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Methods Mol Biol. 2011;765:389-407. doi: 10.1007/978-1-61779-197-0_23.

ClosTron-mediated engineering of Clostridium.

Author information

1
Clostridia Research Group, BBSRC Sustainable Bioenergy Centre, School of Molecular Medical Sciences, Centre for Biomolecular Sciences, The University of Nottingham, Nottingham, UK.

Abstract

The genus Clostridium is a diverse assemblage of Gram positive, anaerobic, endospore-forming bacteria. Whilst certain species have achieved notoriety as important animal and human pathogens (e.g. Clostridium difficile, Clostridium botulinum, Clostridium tetani, and Clostridium perfringens), the vast majority of the genus are entirely benign, and are able to undertake all manner of useful biotransformations. Prominent amongst them are those species able to produce the biofuels, butanol and ethanol from biomass-derived residues, such as Clostridium acetobutylicum, Clostridium beijerinkii, Clostridium thermocellum, and Clostridium phytofermentans. The prominence of the genus in disease and biotechnology has led to the need for more effective means of genetic modification. The historical absence of methods based on conventional strategies for "knock-in" and "knock-out" in Clostridium has led to the adoption of recombination-independent procedures, typified by ClosTron technology. The ClosTron uses a retargeted group II intron and a retro-transposition-activated marker to selectively insert DNA into defined sites within the genome, to bring about gene inactivation and/or cargo DNA delivery. The procedure is extremely efficient, rapid, and requires minimal effort by the operator.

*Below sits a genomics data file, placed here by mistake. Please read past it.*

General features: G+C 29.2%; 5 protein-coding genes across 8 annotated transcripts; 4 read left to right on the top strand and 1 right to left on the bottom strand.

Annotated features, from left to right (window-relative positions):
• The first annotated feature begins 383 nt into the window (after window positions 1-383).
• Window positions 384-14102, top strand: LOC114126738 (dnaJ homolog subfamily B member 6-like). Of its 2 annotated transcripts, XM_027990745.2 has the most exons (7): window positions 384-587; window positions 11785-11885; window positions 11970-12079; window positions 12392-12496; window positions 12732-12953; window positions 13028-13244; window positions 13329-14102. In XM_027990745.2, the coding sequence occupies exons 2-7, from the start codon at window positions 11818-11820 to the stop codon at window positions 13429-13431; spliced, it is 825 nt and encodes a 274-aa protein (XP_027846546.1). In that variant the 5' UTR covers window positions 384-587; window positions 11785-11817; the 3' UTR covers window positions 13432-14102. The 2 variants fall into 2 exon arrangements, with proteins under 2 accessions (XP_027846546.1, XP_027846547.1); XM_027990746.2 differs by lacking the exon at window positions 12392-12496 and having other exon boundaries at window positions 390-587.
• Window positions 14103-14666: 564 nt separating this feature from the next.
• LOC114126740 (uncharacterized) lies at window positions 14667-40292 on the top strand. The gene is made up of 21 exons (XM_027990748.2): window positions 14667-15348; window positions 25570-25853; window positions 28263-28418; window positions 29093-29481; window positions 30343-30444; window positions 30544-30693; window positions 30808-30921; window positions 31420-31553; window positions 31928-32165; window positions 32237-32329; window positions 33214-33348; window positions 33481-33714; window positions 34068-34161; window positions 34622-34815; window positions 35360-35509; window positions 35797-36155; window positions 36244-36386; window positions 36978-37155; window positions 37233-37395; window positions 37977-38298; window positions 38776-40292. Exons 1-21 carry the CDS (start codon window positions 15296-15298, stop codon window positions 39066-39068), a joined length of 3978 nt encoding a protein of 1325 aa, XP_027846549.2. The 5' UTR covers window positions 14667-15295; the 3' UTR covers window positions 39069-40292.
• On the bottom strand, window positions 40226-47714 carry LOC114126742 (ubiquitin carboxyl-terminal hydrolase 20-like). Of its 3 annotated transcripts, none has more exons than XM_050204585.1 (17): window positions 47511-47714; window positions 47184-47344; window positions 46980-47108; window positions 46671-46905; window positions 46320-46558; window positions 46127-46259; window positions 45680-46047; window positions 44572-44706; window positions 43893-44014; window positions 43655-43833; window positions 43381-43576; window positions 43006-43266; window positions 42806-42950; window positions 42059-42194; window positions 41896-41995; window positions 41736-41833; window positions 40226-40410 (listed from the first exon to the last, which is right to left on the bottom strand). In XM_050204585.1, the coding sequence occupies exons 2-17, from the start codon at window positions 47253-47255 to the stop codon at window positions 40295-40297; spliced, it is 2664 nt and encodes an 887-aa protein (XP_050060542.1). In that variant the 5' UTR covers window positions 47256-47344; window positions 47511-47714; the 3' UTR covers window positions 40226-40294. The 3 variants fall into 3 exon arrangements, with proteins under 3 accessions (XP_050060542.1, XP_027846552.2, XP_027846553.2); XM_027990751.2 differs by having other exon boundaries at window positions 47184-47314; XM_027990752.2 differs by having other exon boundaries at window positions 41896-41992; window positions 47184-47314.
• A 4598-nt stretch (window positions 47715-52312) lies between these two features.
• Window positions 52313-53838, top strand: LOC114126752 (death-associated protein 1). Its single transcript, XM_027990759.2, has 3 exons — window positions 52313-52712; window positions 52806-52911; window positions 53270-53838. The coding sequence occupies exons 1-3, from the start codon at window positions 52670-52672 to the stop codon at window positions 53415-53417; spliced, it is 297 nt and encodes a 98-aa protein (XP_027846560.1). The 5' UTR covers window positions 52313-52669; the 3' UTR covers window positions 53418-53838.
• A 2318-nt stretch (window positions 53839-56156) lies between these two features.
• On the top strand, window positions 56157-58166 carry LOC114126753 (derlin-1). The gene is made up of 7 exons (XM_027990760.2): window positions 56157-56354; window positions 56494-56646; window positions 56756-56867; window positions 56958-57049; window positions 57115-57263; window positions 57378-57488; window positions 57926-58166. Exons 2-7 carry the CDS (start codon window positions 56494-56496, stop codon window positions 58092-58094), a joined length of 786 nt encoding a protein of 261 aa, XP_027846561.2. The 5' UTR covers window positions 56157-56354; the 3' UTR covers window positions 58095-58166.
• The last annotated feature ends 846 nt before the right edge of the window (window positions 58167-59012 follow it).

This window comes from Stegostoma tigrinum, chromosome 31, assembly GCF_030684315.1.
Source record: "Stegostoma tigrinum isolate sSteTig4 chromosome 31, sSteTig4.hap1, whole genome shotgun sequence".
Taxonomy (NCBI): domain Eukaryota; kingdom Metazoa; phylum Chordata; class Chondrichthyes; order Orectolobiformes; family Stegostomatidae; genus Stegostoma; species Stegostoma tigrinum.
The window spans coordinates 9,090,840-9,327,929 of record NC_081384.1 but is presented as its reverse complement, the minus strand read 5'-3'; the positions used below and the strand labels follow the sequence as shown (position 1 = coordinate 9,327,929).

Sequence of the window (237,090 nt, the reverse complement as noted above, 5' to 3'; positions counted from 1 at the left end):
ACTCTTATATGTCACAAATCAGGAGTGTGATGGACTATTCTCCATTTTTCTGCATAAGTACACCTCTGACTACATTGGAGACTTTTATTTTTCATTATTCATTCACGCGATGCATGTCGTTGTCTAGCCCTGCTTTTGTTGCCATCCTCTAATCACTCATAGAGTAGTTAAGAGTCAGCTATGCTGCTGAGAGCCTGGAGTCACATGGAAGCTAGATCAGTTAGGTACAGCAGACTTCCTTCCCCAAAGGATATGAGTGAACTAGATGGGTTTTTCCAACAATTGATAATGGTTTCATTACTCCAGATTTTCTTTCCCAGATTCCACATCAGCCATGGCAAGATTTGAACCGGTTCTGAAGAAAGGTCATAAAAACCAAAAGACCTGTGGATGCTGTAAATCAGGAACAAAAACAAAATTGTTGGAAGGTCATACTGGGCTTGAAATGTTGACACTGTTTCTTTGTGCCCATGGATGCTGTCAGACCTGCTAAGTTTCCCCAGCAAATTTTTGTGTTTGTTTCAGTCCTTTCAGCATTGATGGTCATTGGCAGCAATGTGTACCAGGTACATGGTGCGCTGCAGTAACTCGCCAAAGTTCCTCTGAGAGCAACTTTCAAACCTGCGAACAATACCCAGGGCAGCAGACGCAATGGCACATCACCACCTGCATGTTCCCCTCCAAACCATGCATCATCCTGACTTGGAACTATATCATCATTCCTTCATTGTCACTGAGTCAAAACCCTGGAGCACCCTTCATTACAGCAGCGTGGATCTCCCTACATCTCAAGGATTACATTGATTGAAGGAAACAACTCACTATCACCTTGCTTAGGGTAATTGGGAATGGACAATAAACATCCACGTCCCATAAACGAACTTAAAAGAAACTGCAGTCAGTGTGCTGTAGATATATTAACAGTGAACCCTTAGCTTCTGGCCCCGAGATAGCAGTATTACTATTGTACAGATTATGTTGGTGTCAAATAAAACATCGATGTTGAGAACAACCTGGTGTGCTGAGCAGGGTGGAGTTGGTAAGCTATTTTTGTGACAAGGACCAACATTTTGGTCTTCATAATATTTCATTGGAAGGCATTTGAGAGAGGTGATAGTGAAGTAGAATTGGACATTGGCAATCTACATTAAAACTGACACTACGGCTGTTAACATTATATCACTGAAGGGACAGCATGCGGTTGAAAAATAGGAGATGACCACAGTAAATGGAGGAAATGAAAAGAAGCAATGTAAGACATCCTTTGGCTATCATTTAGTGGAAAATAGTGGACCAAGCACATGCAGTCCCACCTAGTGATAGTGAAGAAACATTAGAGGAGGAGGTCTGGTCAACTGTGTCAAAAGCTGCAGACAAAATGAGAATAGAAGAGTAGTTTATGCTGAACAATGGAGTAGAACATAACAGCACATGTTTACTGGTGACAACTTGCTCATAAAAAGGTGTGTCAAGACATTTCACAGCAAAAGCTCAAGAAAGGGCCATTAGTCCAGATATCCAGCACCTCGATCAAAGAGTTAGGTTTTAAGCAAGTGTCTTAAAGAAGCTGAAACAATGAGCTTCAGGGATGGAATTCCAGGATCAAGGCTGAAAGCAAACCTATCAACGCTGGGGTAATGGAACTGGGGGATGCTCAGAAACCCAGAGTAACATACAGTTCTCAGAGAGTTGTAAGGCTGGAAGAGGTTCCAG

PMID:
21815105
DOI:
10.1007/978-1-61779-197-0_23
[Indexed for MEDLINE]

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